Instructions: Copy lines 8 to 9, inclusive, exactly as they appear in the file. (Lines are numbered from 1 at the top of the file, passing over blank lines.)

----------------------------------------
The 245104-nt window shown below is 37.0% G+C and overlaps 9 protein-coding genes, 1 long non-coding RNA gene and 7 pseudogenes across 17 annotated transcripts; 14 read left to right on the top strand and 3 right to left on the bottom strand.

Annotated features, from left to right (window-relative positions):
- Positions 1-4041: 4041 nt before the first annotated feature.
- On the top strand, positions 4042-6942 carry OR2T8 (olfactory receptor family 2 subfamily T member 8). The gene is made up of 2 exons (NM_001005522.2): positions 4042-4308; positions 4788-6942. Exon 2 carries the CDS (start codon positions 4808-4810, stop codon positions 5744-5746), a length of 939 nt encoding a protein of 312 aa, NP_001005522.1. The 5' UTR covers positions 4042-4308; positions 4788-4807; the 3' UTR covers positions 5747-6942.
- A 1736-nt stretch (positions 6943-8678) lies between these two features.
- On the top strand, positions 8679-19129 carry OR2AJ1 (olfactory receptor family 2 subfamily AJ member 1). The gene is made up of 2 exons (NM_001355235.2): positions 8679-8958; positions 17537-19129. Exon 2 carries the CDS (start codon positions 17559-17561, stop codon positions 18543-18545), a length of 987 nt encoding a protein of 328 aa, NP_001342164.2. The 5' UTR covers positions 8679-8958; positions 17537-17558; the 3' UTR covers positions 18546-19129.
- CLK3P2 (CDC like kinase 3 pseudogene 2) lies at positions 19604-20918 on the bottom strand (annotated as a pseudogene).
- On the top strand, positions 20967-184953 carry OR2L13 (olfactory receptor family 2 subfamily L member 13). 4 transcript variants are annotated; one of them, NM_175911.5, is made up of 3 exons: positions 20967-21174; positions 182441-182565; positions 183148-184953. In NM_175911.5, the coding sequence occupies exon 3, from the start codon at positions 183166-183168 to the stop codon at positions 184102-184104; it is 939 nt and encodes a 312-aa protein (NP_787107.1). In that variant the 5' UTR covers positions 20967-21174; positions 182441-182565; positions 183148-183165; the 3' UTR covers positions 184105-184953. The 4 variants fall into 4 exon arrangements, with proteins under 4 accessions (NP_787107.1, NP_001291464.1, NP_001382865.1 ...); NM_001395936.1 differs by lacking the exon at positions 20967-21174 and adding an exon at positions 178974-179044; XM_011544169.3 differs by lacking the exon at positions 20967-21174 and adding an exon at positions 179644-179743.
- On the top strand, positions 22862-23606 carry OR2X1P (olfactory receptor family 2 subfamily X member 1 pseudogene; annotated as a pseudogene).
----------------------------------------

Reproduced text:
- On the top strand, positions 20967-184953 carry OR2L13 (olfactory receptor family 2 subfamily L member 13). 4 transcript variants are annotated; one of them, NM_175911.5, is made up of 3 exons: positions 20967-21174; positions 182441-182565; positions 183148-184953. In NM_175911.5, the coding sequence occupies exon 3, from the start codon at positions 183166-183168 to the stop codon at positions 184102-184104; it is 939 nt and encodes a 312-aa protein (NP_787107.1). In that variant the 5' UTR covers positions 20967-21174; positions 182441-182565; positions 183148-183165; the 3' UTR covers positions 184105-184953. The 4 variants fall into 4 exon arrangements, with proteins under 4 accessions (NP_787107.1, NP_001291464.1, NP_001382865.1 ...); NM_001395936.1 differs by lacking the exon at positions 20967-21174 and adding an exon at positions 178974-179044; XM_011544169.3 differs by lacking the exon at positions 20967-21174 and adding an exon at positions 179644-179743.
- On the top strand, positions 22862-23606 carry OR2X1P (olfactory receptor family 2 subfamily X member 1 pseudogene; annotated as a pseudogene).